"Our data imply that human organoids represent faithful experimental models to study the biology of coronaviruses," study authors summarize their findings. "We conclude that intestinal epithelium supports SARS-CoV-2 replication", they add.

Gut epithelium definitely represents a rich model to study many different questions regarding SARS-CoV-2 pathogenesis and COVID-19 infection patterns. In the future, collaborative efforts on this type of basic research will be needed to inform further epidemiological measures.

Important Notice

bioRxiv publishes preliminary scientific reports that are not peer-reviewed and, therefore, not be regarded as conclusive, guide clinical practice/health-related behavior, or treated as established information.

Journal reference:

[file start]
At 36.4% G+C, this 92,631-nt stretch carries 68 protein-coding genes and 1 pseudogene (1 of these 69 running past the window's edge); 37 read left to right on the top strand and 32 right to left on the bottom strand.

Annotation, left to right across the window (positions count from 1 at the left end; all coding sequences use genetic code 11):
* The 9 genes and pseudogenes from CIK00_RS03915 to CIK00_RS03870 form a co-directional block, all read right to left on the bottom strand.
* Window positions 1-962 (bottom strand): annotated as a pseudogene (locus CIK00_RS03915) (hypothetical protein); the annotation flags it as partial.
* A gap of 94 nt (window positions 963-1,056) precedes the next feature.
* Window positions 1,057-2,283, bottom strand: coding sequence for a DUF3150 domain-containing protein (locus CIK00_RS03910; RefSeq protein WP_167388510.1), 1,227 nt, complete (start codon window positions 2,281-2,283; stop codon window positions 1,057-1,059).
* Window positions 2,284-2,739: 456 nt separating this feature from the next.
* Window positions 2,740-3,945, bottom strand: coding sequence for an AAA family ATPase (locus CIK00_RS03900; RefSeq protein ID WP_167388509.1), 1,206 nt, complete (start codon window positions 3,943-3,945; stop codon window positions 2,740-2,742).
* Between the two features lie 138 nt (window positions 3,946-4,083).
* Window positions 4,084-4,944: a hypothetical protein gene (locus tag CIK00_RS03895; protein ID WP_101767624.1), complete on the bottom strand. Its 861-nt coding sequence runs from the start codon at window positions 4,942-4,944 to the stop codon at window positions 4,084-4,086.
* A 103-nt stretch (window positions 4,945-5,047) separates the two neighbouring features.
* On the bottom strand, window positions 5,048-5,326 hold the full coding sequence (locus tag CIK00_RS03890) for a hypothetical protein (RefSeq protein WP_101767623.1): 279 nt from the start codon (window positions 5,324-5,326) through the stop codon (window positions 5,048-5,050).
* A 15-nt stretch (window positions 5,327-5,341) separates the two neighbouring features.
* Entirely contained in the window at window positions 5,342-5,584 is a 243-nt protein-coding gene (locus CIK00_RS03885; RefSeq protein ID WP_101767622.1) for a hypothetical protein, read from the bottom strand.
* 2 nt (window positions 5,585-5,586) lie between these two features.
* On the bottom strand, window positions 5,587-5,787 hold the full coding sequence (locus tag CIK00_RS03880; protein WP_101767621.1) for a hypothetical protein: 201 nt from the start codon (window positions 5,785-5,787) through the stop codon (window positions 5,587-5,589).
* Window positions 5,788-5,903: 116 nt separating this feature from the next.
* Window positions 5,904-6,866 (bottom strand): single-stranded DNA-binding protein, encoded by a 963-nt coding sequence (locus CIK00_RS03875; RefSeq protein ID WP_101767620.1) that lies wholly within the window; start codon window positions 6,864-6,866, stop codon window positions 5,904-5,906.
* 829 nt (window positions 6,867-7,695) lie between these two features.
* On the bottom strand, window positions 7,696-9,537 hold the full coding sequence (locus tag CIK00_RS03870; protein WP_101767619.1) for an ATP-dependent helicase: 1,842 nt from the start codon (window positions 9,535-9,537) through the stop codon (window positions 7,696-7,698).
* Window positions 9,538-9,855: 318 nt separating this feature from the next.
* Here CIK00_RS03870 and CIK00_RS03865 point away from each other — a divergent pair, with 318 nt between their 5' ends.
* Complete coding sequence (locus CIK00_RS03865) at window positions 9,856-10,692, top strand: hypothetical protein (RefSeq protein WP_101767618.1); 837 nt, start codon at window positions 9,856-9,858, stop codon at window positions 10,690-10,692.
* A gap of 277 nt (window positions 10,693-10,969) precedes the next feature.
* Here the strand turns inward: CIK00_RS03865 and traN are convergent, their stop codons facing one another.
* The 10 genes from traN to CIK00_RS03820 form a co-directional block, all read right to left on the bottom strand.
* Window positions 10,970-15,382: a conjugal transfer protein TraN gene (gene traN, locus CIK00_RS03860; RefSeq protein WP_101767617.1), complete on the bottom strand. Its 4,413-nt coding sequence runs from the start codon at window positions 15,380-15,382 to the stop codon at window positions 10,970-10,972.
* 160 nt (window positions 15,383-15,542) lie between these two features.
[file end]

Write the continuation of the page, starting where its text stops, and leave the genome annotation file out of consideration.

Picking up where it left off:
Dr. Tomislav Meštrović

Written by

Dr. Tomislav Meštrović

Dr. Tomislav Meštrović is a medical doctor (MD) with a Ph.D. in biomedical and health sciences, specialist in the field of clinical microbiology, and an Assistant Professor at Croatia's youngest university - University North. In addition to his interest in clinical, research and lecturing activities, his immense passion for medical writing and scientific communication goes back to his student days. He enjoys contributing back to the community. In his spare time, Tomislav is a movie buff and an avid traveler.